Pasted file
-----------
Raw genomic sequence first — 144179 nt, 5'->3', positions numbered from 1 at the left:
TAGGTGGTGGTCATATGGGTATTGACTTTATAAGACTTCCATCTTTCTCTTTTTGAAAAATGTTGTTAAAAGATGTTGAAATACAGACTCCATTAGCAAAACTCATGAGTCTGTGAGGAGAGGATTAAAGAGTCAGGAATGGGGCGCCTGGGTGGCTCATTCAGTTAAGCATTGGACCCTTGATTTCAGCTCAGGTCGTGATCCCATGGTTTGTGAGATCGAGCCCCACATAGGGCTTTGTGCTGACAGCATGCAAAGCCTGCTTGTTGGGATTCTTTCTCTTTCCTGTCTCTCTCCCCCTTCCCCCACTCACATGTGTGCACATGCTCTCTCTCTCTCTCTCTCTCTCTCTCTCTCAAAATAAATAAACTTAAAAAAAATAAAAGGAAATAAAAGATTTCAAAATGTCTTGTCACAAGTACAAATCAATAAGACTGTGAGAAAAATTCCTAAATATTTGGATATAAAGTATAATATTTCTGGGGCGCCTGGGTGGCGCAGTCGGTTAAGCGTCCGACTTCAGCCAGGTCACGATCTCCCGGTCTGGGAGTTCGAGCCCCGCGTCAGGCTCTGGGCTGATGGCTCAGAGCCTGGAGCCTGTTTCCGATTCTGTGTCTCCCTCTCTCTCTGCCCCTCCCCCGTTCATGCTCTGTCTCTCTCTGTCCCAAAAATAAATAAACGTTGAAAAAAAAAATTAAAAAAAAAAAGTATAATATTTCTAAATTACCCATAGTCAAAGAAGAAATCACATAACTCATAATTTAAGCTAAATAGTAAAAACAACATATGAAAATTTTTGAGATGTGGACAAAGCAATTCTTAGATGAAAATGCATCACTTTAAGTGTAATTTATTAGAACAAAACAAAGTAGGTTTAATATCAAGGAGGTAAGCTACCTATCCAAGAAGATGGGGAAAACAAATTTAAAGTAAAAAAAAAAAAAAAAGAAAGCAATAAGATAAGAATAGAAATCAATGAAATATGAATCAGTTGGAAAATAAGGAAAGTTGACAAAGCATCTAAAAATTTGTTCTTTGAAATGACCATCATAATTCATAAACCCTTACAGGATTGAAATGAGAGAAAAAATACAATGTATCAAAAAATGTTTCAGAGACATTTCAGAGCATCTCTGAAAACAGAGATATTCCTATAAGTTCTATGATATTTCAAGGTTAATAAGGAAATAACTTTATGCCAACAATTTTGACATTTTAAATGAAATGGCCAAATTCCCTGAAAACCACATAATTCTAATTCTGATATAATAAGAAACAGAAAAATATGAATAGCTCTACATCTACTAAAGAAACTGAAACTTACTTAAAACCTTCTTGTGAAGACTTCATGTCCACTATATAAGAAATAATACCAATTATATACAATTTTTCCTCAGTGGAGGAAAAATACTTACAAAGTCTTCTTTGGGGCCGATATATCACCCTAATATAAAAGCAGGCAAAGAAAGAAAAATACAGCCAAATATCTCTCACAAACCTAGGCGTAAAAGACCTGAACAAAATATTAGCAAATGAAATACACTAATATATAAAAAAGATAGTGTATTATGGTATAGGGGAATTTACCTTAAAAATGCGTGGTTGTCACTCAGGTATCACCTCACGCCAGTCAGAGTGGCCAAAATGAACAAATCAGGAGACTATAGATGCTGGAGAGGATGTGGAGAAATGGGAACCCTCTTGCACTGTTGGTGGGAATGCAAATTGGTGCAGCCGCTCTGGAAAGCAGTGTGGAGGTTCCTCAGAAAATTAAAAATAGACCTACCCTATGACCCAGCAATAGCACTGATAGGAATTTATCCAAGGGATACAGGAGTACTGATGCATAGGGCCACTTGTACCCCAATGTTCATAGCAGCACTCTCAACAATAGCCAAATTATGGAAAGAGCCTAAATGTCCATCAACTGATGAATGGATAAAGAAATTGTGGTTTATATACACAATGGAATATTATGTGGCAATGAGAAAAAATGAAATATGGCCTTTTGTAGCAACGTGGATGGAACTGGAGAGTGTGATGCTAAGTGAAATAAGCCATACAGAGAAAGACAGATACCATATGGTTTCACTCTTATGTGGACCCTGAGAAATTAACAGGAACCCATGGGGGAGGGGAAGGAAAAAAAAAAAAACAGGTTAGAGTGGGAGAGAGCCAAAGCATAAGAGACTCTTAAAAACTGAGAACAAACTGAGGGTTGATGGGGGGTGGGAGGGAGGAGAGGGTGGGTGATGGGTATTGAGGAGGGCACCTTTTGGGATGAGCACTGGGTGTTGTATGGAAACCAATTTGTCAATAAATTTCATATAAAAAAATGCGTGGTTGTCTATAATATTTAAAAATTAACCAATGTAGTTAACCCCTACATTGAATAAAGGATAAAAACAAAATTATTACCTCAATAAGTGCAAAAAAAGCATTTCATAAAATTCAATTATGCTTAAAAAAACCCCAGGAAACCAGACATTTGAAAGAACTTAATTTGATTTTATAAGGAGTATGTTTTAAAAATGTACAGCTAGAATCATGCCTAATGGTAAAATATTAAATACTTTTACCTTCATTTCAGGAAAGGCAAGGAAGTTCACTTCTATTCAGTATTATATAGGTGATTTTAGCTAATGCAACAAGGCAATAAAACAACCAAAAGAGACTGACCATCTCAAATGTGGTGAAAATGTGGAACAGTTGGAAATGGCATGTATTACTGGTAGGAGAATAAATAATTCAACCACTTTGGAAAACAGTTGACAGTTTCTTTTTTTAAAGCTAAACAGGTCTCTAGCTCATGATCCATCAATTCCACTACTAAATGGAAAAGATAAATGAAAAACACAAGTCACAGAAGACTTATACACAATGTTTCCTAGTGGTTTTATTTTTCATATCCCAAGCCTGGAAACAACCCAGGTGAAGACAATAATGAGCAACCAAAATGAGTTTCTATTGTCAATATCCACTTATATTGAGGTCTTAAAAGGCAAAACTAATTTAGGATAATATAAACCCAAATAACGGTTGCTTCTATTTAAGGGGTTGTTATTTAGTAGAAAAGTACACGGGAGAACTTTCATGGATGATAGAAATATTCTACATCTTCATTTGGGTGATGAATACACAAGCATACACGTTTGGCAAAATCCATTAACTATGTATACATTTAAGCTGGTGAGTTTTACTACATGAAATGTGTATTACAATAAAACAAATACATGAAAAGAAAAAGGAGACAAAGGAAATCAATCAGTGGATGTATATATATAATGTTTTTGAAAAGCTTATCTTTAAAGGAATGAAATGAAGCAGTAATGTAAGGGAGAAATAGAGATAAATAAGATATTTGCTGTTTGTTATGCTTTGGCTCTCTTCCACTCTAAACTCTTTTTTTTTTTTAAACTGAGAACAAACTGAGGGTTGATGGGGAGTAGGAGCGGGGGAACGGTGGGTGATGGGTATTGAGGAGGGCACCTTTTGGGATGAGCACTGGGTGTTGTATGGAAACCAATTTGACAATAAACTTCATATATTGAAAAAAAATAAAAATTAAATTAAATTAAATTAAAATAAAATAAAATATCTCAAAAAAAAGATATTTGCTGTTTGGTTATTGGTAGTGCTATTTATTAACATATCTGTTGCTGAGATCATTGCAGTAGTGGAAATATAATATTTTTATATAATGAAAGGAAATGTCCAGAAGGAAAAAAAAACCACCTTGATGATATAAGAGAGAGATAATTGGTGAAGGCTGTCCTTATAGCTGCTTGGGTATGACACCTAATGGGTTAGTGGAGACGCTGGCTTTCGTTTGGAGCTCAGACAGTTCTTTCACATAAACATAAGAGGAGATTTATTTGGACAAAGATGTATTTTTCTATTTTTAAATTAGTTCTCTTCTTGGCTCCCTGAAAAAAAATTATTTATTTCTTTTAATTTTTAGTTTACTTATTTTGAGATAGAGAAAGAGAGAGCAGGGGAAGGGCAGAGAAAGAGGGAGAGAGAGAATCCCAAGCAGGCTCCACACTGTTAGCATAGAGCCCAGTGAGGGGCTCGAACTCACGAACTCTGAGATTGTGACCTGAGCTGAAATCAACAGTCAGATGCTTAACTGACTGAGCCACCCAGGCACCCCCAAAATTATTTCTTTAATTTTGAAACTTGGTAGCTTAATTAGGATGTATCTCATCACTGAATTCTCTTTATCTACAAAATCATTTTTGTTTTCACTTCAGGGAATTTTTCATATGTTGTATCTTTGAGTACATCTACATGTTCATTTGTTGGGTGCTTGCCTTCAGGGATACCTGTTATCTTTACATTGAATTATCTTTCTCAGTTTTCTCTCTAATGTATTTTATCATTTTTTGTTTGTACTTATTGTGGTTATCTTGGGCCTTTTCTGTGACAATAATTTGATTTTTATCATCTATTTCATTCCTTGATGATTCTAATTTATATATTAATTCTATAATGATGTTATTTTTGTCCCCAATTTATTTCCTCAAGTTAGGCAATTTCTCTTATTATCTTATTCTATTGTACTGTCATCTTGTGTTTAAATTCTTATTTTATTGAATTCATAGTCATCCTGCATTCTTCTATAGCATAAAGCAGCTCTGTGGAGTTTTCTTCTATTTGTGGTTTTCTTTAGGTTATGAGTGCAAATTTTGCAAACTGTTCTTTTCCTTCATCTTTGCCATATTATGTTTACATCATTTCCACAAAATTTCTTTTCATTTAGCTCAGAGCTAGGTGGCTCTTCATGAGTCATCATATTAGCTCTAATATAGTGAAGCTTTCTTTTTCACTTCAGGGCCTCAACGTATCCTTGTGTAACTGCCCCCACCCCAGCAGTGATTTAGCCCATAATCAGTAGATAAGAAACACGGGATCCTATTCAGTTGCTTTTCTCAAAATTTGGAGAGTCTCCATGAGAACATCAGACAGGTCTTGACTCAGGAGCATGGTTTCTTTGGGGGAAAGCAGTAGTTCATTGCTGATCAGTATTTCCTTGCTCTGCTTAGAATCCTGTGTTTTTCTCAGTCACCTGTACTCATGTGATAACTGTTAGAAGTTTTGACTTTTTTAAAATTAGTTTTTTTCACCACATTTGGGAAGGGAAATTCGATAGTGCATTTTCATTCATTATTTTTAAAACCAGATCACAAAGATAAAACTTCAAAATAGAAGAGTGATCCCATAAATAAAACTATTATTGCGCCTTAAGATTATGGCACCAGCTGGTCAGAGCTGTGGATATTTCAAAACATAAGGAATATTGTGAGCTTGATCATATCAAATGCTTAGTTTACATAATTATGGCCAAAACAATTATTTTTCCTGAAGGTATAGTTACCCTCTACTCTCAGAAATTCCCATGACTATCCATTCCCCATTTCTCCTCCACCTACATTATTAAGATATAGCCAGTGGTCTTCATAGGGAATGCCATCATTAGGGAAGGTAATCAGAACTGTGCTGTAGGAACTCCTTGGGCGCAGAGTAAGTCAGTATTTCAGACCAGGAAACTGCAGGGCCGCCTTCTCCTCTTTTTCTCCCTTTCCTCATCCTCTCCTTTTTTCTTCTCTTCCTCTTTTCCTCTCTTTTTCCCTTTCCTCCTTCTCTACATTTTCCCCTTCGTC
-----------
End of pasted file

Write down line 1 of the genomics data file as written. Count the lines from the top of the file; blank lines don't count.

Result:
Raw genomic sequence first — 144179 nt, 5'->3', positions numbered from 1 at the left: